Go on; try a few of ’em. What are you? Chicken?

Silent Hill 2

Of course this starts the list; the granddaddy of psychological horror, frequently touted as one of the best in the genre. While I’m not 100% certain of that claim, I do call it my second favorite game of all time (#1 is Metal Gear Solid 3), and think it still holds up today. As a bonus, unlike a lot of games on this list, it can be played on modern consoles (it’s available in HD Collection format for PS4 via PS Now, and the 360 version is backwards compatible with Xbox One) so there’s plenty of opportunity to check it out.

If you’re unaware of the basics, James Sunderland is a man grieving for his wife who died three years ago. Then one day he gets a letter from her, claiming she’s waiting for him in their “special place” – Silent Hill. With nothing better to do, James heads out to see what in the world is going on. If you’ve somehow gone this long without the twist being spoiled, do yourself a favor and play through the game without looking it up; the emotional punch when you find out is amazing.

Resident Evil 7

Resident Evil has had a few bad years, admittedly. While I don’t hate 5 and 6 as much as some folks – I think they’re decent action games, just not very good Resident Evil games – 7 serves as a properly terrifying title, switching out a lot of genre and series staples for a first-person view and a much more small-scale terror. The boss designs are properly disgusting, and the level of characterization behind the Baker family is amazing.

The DLC leaves a bit to be desired, but given the Gold edition with all of it included runs pretty cheap – and is frequently on sale on both the PSN Store and Xbox Marketplace – you might as well pick it up.

Alien: Isolation

Serving as a far better part of the Alien series than Prometheus or Covenant could hope to be, Isolation follows the troubles of Ellen Ripley’s daughter as she makes a trek to a soon-to-be-closed mining station that has picked up the flight recorder of the Nostromo. Looking to find out just what happened to her mother, Amanda soon finds that the flight recorder isn’t the only thing that’s made its way onto Sevastopol, and what follows is 20+ hours of hide-and-seek against possibly the best AI opponent ever seen in gaming. The game is truly tense and frightening, and one frequently is sympathetic to Amanda’s heavy breathing and desperate demeanor as you see the xenomorph’s tail dragging across the floor inches from your position, praying that it doesn’t notice you and move in for an appropriately cinematic and gruesome one-hit kill.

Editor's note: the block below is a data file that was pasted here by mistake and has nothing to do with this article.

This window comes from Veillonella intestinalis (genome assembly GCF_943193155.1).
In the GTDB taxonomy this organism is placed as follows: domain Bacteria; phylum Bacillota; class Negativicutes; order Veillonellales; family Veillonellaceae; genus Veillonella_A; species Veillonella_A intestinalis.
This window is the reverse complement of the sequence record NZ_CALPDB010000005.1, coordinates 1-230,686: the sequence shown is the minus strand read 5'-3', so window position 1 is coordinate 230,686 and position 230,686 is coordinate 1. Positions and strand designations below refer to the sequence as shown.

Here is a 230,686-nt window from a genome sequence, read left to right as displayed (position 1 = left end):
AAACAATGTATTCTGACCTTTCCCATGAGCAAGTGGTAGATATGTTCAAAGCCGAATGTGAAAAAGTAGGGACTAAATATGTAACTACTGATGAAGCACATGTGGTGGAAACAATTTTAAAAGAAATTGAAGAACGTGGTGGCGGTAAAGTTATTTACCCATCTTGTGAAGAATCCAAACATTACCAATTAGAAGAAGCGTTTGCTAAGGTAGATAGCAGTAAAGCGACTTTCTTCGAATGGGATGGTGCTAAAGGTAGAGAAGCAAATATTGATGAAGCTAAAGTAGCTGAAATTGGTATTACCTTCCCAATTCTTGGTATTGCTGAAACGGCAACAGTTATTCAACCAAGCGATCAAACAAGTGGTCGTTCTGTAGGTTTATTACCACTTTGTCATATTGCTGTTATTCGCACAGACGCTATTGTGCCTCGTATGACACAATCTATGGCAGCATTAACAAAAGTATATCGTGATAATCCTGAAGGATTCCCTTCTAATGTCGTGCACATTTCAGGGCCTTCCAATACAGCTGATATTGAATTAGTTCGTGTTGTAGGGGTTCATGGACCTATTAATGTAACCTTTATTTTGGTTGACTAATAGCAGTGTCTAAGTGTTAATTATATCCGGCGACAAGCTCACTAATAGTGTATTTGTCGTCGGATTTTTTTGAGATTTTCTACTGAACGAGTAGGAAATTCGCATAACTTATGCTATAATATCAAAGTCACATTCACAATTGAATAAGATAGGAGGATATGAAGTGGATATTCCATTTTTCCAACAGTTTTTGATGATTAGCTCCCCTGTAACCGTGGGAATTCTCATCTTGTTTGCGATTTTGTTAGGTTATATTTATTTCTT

The other great thing about the game is that it absolutely nails the retro-futuristic look of the original trilogy, something the newer films can’t seem to handle. It’s available on damn near everything, last gen and next, and tends to run under $20, so there’s no real reason to miss out on it.

The Suffering

What happens when you take a bog-standard third person shooter, then inject it with heavy-duty horror elements and some of the best lore in horror gaming short of Silent Hill?

Magic, that’s what. The Suffering isn’t great on the mechanics scale, though it isn’t bad, either; its just average. What sells this title is the monster design – in the original, they’re all based off of methods of torture and execution used in the prison setting, while The Ties That Bind applies the concepts of inner-city death and strife – and the characters. Dr. Killjoy is both menacing and hilarious, and Horace manages to be horrific, threatening, and sympathetic all at once. The sequel falters a bit, but is still a decent game; still, if opportunity presents itself, check it out. One hindering factor is the game isn’t playable on any current systems; the PS2 version hasn’t made its way to PS Now, and at last check the Xbox copy doesn’t work on Xbox One, but if you’ve got a BC PS3 or an original Xbox lying around, check it out.

Fatal Frame III

The Fatal Frame series has fallen on hard times, it seems; the fourth installment was never released in the west, while the fifth is only available as a download on the ill-fated WiiU. Given the trend of WiiU games getting ported to Switch, I’m keeping my fingers crossed for a compilation, but in the meantime I still have the original trilogy to keep me busy.

Fatal Frame‘s premise is simple enough: enter a haunted locale armed only with a camera (and maybe a flashlight. Sometimes.) Try not to die, figure out why it’s haunted, and try to complete whatever ritual went wrong to seal all the hellbound souls back where they belong. Fatal Frame games do a great job of emphasizing the helplessness and isolation that makes psychological horror work, the ghost designs are all unique and suitably disturbing, and the locales all give off the appropriate level of “Hell naw.” Of the three, Fatal Frame III does it best, while also offering multiple characters and giving you “breathing room” segments in the “normal” world. At least until that turns hostile, too… You can snag it (and the first two) from PSN on PS3 for pretty cheap; sadly, the PS2 and Xbox physical copies tend to be pretty pricey, though not terribly difficult to run down if you take that route.

Mary Skelter: Nightmares